The presumptive nomination of Donald Trump as the candidate of the Republican Party over the liberal conservatives and the neoconservatives signals the first emergence of the populist radical right since the 1960s. The populist right forcefully claims its slogan "Make America Great Again," generating a mix of chauvinistic Americanism, militarism, and libertarian momentum advocating the end of state intervention in the economy. This longtime minority undercurrent within the GOP aspires to redefine not only the party line, but also the political rules of the republic by delegating the responsibility for power to the private sector and restoring freedom of action to the executive branch over Congress. *
The Hamiltonian nature of their program, claiming the primacy of the executive branch, appeals to observers, insofar as it proposes to resort to any means necessary to restore American supremacy, allegedly lost. The proposals that hark back to the fascism of the 1930s propose in their own way a return to a mythical “Golden Age,” translated as hypernationalism, an ideology similar to that of "America First" from the interwar years, a movement which is symbolically linked to the candidate Trump. 
How can we understand the limits of such a phenomenon and evaluate its chance of success? Which lessons are we to take from the failure of traditional Republicans to block this phenomenon on the eve of the general election?
Trump is calling for the reinstatement of America’s grandeur, as Ronald Reagan and his mentor Barry Goldwater did in their unsuccessful 1964 presidential campaign.  This period is witnessing the birth of this conservative populism as it brings supporters of free trade against the state into an alliance with the anti-communist nationalists who attacked the welfare society established in Franklin Delano Roosevelt’s New Deal (1933-1945).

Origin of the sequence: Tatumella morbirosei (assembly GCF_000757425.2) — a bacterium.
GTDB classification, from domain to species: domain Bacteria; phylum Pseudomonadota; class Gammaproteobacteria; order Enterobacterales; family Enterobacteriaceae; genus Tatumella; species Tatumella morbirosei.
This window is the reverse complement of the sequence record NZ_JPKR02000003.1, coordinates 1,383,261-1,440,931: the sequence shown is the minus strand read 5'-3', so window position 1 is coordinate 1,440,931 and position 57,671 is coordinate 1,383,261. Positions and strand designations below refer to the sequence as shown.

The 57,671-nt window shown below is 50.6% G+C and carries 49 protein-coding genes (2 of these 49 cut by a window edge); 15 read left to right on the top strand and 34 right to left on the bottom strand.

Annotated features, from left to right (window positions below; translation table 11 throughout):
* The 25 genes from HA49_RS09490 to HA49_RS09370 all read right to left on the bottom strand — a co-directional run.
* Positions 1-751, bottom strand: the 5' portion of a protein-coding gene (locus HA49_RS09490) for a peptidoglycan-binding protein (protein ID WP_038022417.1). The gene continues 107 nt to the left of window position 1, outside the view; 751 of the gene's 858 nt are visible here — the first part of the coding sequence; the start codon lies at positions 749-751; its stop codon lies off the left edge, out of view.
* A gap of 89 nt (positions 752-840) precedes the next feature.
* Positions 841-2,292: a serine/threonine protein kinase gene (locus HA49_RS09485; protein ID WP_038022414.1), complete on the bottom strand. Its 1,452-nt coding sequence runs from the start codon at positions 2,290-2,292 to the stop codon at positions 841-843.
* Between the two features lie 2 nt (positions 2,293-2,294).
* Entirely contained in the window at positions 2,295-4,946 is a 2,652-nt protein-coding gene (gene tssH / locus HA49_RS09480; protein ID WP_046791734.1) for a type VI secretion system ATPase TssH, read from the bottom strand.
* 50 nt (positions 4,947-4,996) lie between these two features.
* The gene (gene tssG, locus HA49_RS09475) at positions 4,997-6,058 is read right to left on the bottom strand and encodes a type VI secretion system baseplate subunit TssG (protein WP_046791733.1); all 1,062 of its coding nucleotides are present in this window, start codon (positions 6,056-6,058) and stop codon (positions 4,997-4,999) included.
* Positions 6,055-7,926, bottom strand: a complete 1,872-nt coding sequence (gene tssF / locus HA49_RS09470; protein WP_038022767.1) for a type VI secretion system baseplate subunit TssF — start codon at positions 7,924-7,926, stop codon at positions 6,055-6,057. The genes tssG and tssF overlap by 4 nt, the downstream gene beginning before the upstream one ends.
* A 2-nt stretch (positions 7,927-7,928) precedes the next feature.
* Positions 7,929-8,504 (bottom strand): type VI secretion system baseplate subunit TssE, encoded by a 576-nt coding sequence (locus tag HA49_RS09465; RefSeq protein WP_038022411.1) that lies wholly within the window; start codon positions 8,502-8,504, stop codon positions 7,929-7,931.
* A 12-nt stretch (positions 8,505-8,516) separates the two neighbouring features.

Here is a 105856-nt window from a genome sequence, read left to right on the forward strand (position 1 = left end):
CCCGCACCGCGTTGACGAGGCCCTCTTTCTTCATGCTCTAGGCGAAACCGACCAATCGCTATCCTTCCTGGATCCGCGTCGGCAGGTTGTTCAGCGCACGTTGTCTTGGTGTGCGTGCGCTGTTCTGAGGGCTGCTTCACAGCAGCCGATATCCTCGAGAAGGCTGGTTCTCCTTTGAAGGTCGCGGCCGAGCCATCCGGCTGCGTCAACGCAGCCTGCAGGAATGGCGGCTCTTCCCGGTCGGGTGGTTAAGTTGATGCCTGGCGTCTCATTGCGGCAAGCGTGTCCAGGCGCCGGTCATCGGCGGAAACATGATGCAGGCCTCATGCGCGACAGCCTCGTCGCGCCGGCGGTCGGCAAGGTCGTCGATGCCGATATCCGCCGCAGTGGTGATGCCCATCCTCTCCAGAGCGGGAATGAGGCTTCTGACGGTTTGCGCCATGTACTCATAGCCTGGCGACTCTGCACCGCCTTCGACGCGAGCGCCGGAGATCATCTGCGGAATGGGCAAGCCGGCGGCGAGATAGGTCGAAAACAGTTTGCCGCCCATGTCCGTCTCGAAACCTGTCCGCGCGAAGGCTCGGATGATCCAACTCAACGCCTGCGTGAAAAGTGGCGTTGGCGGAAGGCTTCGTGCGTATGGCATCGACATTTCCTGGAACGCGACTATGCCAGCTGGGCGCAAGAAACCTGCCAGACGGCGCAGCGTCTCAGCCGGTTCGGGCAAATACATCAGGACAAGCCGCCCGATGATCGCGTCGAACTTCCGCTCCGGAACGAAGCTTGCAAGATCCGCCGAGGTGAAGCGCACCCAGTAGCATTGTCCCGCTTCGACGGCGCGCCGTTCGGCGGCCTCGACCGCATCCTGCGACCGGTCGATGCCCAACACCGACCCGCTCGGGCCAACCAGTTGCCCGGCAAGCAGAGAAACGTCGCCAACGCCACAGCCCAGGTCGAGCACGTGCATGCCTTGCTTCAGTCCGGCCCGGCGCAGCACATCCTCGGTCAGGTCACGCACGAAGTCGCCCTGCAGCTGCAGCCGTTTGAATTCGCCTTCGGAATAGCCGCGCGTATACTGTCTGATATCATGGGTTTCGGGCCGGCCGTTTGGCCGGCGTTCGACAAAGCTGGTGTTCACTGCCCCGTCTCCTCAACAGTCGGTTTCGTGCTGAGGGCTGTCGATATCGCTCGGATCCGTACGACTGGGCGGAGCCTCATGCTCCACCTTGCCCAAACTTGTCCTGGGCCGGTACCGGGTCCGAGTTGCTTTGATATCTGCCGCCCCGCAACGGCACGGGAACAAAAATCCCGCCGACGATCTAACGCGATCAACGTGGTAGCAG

While McCarthyism heralded the first outbursts of this social fracture, Sen. McCarthy’s political project transmitted, at least in part, the fears of the white middle class, full of prejudiced racists,themselves frightened by the prospect of an African-American tidal wave that in their eyes threatened the social equilibrium, as well as their socioeconomic status in the post-war environment. 
This emergent "new right" adopted over the course of the 1960s the ideas that no traditional Republican would dare formulate in public, with calls for repression at home and appeals for the use of tactical nuclear weapons against the communists abroad (in Vietnam and elsewhere).  The 1970s saw the progression and institutionalization of this movement by the formation of a network of foundations and think-tanks in the service of a three-pronged program: the support of a strong army; the repudiation of policies of relaxation towards any rapprochement with Chinese and Soviet enemies; and a rejection of multilateral diplomacy, notably the United Nations, as well as negotiations regarding weapons reduction. 
This movement maintained a growing hostility toward the "liberal elites" of the establishment, imitating without reproducing the former divisions inherited from the Civil War (1861-1865). Joined and strengthened by the evangelists who comprised the "moral majority" at the end of the 1970s with Jerry Falwell at its head, it flirted with fundamentalism by promising redemption to its followers.
Falwell’s son and the president of Liberty University, Jerry Falwell, Jr., has endorsed Trump, promising that he is a worthy representative of their church.  It should be noted that this right should not be confused with the neoconservatives, former liberals converted to conservatism after the war, although they have both long shared the same interpretation of the communist threat as a malicious conspiracy against the United States and its sacrosanct liberty. 
The possibility of a gradual institutionalization of this radical right was founded on the creation of many institutions and think tanks like the American Enterprise Institute or the Heritage Foundation, which bring together various streams by funding "educational" programs for executives and academic environments.  The U.S. Army, interspersed throughout the states of the "Bible Belt" with its bases and its industries, contributes actively to this movement, shaping its share of supporters.  Together, they call to protect the military budget from any disarmament that might damage national security.